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February 25, 2014 6:06 pm
Few people would debate the importance of historically informed performance these days. The achievements of a lunatic fringe back in the 1960s and 70s have long since become mainstream. So what about historically informed staging?
For its disinterment of Handel’s 1727 Riccardo Primo, Karlsruhe’s International Handel Festival has gone beyond period instruments and into the shadowy world of period staging. With only candles for illumination, the shadows are real.
This is Benjamin Lazar’s German debut. The French director has been enthralled by baroque gesture since he was a 10-year-old, and his work is an obsessive reconstruction of what an 18th-century staging might have looked like.
Perhaps he is right. Perhaps Handel’s stage sets (here Adeline Caron) did look like something out of a Playmobil castle kit; perhaps baroque gesture really did look like what you might get today if you taught a gay traffic cop Balinese temple dance.
To be fair, Alain Blanchot’s sumptuous costumes look ravishing. All that gold helps to reflect the ingenious things that Christophe Naillet achieves with candlelight, and the inside of Isacio’s palace is truly beautiful.
Handel wrote the opera for three of the greatest singers of his time, and a set that requires singers to advance to the footlights if they are to be seen at all gives every chance for vocal display. Here, Karlsruhe has done several things very right.
Franco Fagioli is one of them. In the title role, the star countertenor delivers an account that might have given Handel’s Senesino (for whom the part was written) a run for his money. A huge vocal range, seemingly effortless coloratura, superlative musicality and a visceral thrill in the singing itself – this production is worth seeing for Fagioli alone.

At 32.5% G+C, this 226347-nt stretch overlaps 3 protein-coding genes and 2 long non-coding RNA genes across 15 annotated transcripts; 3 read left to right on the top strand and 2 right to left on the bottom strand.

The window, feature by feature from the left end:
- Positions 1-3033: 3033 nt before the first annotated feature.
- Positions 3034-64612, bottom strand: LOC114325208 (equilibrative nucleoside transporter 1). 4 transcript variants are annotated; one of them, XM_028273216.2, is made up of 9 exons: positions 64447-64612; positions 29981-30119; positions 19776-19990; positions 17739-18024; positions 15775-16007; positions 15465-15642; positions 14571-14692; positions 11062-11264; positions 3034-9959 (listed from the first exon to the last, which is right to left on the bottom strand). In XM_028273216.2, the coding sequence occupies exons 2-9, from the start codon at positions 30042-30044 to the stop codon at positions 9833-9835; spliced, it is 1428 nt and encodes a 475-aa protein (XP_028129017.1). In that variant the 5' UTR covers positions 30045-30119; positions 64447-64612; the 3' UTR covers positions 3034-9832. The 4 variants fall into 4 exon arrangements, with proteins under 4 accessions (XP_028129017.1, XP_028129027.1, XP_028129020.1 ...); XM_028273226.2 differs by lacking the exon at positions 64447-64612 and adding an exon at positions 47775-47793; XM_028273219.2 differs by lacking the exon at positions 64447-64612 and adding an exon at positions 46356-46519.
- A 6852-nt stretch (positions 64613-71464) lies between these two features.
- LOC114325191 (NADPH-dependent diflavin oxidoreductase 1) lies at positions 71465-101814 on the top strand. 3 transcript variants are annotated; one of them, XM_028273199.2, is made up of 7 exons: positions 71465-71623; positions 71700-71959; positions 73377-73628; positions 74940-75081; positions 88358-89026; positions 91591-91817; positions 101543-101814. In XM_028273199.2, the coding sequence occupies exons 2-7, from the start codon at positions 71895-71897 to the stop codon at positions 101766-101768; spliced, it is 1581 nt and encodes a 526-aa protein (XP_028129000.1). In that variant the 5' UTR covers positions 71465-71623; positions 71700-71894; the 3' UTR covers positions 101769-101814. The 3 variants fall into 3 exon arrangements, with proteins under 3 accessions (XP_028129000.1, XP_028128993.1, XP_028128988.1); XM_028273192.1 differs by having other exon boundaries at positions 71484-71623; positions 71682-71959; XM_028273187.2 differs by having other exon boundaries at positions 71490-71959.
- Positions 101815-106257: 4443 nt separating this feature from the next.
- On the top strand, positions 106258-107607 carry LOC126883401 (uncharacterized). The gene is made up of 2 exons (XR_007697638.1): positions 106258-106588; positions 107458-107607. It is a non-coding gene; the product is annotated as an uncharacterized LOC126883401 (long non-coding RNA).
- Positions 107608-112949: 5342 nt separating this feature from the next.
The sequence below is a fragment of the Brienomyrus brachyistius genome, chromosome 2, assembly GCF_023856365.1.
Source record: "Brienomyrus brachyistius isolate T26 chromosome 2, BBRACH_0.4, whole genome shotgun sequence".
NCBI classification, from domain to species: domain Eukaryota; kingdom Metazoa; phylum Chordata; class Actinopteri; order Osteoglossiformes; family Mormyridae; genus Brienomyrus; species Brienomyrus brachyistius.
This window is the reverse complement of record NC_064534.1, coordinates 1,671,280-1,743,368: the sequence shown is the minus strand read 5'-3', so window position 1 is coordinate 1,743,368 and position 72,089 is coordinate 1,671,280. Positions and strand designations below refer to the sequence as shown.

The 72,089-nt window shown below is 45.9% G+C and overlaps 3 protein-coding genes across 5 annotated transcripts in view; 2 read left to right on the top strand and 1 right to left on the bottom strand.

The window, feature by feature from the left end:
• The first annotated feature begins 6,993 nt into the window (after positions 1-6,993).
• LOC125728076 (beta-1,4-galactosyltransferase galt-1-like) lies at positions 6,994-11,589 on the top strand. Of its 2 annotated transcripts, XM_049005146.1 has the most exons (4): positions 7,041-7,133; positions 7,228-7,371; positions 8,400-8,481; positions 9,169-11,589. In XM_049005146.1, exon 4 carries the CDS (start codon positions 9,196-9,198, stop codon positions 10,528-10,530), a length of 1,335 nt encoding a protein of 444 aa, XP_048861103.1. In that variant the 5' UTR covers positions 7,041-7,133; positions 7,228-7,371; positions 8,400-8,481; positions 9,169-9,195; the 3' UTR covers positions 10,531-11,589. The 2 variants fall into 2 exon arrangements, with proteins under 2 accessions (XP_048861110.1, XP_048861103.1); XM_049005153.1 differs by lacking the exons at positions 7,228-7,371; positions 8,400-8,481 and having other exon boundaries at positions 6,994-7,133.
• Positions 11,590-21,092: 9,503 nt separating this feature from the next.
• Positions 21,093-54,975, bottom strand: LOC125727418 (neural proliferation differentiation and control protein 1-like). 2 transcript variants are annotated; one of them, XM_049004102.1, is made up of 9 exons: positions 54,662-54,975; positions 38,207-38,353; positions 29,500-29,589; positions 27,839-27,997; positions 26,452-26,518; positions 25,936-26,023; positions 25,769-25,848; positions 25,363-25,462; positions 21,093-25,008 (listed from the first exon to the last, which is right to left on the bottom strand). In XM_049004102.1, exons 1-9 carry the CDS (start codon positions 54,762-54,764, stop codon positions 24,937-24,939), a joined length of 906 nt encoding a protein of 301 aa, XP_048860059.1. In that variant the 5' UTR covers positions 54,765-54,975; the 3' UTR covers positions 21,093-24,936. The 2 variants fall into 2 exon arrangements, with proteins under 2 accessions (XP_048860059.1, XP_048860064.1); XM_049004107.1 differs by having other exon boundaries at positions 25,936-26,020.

As his faithful Constanza, ensemble member Emily Hindrichs makes a fine match, with just the translucent, otherworldly sweetness the part demands. Lisandro Abadie makes a formidable bass villain as Isacio, Andrew Finden adds nobility to the small role of Berardo, while Nicholas Tamanga and Claire Lefilliâtre warm into their parts as the evening progresses.
Michael Hofstetter keeps the pace taut, with a spring in his beat and a keen ear for the singers. The players of the Deutsche Händel-Solisten respond with brisk, clean playing; yet all of them know to stretch and sigh in the work’s episodes of lament.
This is an opera that looks and sounds enchanting. But the fundamental question of music theatre today – why are we seeing this piece here and now? – is not answered. It is a museum experience, fascinating, enchanting, and utterly removed from the cares and politics of daily life. That was not the case in Handel’s time. Audiences could read every gesture as clearly as a newspaper headline, and understood each topical reference. An attempt at “authenticity” will always run the risk of painting the work’s original intention – and with that its power to communicate – out of the picture.
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